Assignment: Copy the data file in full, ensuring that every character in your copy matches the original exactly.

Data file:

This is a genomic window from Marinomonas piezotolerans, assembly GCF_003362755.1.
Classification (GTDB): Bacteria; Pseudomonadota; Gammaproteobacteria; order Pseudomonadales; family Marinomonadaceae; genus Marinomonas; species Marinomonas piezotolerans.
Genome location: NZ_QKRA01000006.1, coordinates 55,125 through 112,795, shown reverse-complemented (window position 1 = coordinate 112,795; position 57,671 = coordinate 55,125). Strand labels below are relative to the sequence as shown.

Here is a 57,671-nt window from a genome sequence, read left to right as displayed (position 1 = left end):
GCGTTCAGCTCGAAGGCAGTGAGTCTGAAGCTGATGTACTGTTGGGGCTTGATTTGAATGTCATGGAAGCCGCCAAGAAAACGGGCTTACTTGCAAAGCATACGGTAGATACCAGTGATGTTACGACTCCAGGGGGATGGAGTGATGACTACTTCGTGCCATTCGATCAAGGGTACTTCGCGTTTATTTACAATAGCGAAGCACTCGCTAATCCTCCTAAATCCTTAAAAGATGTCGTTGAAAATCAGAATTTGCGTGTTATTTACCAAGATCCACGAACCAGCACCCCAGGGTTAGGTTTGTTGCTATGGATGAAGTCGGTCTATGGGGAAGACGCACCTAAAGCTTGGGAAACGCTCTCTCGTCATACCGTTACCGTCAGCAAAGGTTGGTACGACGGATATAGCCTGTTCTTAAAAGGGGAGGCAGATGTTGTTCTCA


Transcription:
This is a genomic window from Marinomonas piezotolerans, assembly GCF_003362755.1.
Classification (GTDB): Bacteria; Pseudomonadota; Gammaproteobacteria; order Pseudomonadales; family Marinomonadaceae; genus Marinomonas; species Marinomonas piezotolerans.
Genome location: NZ_QKRA01000006.1, coordinates 55,125 through 112,795, shown reverse-complemented (window position 1 = coordinate 112,795; position 57,671 = coordinate 55,125). Strand labels below are relative to the sequence as shown.

Here is a 57,671-nt window from a genome sequence, read left to right as displayed (position 1 = left end):
GCGTTCAGCTCGAAGGCAGTGAGTCTGAAGCTGATGTACTGTTGGGGCTTGATTTGAATGTCATGGAAGCCGCCAAGAAAACGGGCTTACTTGCAAAGCATACGGTAGATACCAGTGATGTTACGACTCCAGGGGGATGGAGTGATGACTACTTCGTGCCATTCGATCAAGGGTACTTCGCGTTTATTTACAATAGCGAAGCACTCGCTAATCCTCCTAAATCCTTAAAAGATGTCGTTGAAAATCAGAATTTGCGTGTTATTTACCAAGATCCACGAACCAGCACCCCAGGGTTAGGTTTGTTGCTATGGATGAAGTCGGTCTATGGGGAAGACGCACCTAAAGCTTGGGAAACGCTCTCTCGTCATACCGTTACCGTCAGCAAAGGTTGGTACGACGGATATAGCCTGTTCTTAAAAGGGGAGGCAGATGTTGTTCTCA